"We had to shoot the suspect because the TASER® didn't work."
"Officers deployed a TASER which was ineffective. Ultimately, an officer had to use deadly force."
"After a prolonged fight, several officers were required to get the suspect under control. Two shots from a TASER proved to be ineffective."
These are headlines and statements that we have all read in newspaper accounts and police reports. Why don't TASERs work?
These examples have something in common: They each greatly oversimplify what occurred. Whenever a particular tool, weapon or technique doesn't have the expected effect, we commonly dismiss it as "not working". But what does that mean? If we're going to spend hundreds of dollars for a weapon, shouldn't we be able to rely on it to function the way it is supposed to?
The issue is rarely that simple. In most cases, a TASER--or another weapon for that matter--works just fine. It just doesn't have the anticipated effect, for whatever reason.
How a TASER Works
When you pull the trigger on your TASER, you are attempting to create an electrical circuit. In that sense, it's very much like any other electrical device. Flip a light switch on your wall, and the ceiling light comes on. By closing the switch, you have completed a circuit, and allowed energy to flow from its source through the switch, to the light bulb. If the circuit is broken for any reason (like a blown fuse, or a burned out bulb), the light goes out because the circuit is no longer complete.
That sounds really simple, and it is. We forget it often, though, under the stress of an encounter.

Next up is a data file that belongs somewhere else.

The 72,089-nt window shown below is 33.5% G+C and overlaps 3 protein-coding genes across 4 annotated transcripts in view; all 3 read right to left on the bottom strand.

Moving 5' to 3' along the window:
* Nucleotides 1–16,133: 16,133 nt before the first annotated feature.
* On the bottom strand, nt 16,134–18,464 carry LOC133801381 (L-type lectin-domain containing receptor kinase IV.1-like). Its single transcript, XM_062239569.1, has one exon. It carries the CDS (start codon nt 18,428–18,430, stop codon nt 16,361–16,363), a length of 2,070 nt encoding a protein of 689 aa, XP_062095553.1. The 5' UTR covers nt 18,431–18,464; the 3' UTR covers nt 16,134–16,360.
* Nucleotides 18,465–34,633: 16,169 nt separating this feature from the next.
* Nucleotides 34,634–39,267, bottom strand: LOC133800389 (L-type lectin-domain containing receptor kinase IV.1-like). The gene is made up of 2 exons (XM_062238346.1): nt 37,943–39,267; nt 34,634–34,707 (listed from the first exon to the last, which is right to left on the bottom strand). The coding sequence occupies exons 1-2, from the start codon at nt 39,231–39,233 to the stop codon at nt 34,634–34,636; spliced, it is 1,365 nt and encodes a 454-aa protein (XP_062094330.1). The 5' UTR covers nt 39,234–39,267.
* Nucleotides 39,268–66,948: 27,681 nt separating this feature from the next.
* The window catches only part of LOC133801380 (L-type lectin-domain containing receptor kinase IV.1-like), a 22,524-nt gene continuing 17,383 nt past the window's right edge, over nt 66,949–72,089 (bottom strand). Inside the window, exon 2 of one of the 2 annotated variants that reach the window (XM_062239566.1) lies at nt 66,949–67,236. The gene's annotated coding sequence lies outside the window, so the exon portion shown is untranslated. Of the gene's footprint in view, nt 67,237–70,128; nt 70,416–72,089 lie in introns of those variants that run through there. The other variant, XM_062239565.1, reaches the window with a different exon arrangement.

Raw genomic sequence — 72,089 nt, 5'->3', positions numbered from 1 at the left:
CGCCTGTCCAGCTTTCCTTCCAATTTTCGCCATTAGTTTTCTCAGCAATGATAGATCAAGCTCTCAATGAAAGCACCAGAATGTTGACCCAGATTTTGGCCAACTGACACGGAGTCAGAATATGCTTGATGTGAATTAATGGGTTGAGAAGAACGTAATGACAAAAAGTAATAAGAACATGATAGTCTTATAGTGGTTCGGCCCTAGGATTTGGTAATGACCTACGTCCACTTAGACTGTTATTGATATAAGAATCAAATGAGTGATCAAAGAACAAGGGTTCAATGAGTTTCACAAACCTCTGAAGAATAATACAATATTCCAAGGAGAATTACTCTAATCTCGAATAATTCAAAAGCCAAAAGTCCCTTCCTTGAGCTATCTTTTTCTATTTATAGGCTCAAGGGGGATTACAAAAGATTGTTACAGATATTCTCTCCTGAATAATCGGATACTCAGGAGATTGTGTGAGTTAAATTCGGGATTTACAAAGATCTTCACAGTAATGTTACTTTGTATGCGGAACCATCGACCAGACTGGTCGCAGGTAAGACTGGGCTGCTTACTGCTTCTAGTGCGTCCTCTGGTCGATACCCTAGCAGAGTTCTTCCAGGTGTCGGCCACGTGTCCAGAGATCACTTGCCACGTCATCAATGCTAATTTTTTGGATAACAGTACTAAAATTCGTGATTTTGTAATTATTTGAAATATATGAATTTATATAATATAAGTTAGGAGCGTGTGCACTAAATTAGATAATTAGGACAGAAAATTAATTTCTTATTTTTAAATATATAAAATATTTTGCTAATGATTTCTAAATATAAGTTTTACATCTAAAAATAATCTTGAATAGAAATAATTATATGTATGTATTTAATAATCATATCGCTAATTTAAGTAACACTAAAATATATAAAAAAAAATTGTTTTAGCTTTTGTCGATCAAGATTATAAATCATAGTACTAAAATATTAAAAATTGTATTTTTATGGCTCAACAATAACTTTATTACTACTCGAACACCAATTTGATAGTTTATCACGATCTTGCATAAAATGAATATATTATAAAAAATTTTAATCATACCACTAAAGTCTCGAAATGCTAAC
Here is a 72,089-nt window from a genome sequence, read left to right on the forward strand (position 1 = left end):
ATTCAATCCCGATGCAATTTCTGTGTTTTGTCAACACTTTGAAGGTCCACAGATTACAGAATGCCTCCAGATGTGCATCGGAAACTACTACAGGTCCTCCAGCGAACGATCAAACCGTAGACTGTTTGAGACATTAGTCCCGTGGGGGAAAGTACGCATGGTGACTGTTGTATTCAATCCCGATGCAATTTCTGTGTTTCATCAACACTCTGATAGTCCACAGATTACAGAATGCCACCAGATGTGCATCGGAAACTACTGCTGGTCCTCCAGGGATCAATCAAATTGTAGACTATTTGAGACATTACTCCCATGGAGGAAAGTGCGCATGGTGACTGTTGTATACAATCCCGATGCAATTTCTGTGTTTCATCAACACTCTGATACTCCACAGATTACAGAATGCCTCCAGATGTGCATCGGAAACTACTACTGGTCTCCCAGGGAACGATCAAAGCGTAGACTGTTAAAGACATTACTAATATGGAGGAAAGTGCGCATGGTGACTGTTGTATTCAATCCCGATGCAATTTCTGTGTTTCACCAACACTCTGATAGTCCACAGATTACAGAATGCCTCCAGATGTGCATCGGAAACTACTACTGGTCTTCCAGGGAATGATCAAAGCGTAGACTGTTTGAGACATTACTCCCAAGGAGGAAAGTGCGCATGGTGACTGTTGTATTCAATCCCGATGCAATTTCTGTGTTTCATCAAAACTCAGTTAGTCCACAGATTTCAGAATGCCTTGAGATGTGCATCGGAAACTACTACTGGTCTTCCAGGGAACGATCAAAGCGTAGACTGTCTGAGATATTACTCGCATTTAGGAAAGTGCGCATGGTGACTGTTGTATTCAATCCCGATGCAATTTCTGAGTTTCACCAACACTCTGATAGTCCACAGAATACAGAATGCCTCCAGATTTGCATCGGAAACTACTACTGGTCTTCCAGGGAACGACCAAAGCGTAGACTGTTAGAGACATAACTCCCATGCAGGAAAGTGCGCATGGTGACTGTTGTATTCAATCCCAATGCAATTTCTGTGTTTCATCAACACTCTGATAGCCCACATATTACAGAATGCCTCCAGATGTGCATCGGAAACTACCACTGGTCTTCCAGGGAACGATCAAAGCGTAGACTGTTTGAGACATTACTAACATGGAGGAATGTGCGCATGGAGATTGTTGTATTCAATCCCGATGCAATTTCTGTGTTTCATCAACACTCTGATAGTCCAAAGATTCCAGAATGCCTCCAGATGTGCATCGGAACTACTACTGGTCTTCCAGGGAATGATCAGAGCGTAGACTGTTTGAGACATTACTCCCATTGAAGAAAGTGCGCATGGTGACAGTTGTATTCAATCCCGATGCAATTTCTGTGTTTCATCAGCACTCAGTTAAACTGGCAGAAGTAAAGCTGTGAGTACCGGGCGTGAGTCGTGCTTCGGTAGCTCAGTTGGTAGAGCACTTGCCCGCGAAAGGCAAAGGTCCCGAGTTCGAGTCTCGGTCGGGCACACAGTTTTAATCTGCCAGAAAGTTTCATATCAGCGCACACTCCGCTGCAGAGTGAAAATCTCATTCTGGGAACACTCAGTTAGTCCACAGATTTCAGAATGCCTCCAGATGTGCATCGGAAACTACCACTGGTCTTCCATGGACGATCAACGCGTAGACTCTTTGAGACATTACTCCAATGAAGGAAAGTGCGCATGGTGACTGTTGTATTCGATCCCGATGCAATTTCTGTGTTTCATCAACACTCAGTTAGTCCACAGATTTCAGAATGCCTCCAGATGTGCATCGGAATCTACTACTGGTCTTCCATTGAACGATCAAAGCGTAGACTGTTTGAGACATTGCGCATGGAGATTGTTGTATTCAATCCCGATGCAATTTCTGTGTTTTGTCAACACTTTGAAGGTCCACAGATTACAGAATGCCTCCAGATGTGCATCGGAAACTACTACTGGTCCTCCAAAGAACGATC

So, pulling the trigger on a TASER causes electrical energy to flow. Without getting into a lot of the details of what occurs inside the guts of the TASER, just realize that at some point the electrical "flow" will travel outward along its path to the cartridge on the front of the TASER, and that energy will cause the cartridge to deploy its probes.
Let's figure out how this process occurs. Start by making sure your TASER is safe to handle, i.e. remove the cartridge and make sure the switch, or safety, is in the down and unarmed position. Now, look at the front of your TASER (we're using an X26 here, since its more advanced technology, and is in more common use than the M26. However, most of what follows also applies to the M26.). You will see that there are two metal contacts on the front. When you pull the trigger, notice that the electricity "arcs" across from one contact to the other. That completes the circuit. Of course, you know to keep your hands or other body parts away from the front of the TASER when you do that, since the electricity could shock you.
What you are witnessing is the arcing of the electricity as it tries to find a path to complete the circuit. Notice how the arcing moves around in a seemingly random fashion. The distance between the metal contacts is approximately 40 millimeters. You should also note the loud noise that the TASER makes during this arcing.
Now, look at a TASER cartridge (Don't put it on the weapon, just look at it!). At the back of the cartridge you'll see two metal contacts that are situated so as to line up with the contacts on the front of the TASER. These are connected to the electrodes on the front, outer edges of the cartridge.
So, you can see that if the TASER is fired without a cartridge in place, the energy arcs across the front of the weapon, but if a cartridge is loaded, the energy is picked up by the cartridge's contacts, and travels along the electrodes to the front of the cartridge, where it then travels across the front of the cartridge.
Again, without digging too deeply into the technology, the energy that passes through the front of the cartridge causes the cartridge to deploy its probes, which remain connected to the cartridge via thin wires. Now there is energy flowing along the wires, looking to complete a circuit at the far end. If you are fortunate enough to get both probes into your target, that circuit is completed, and energy flows between the probes. In effect, the body of your target suspect functions like a big fuse or switch, closing the circuit.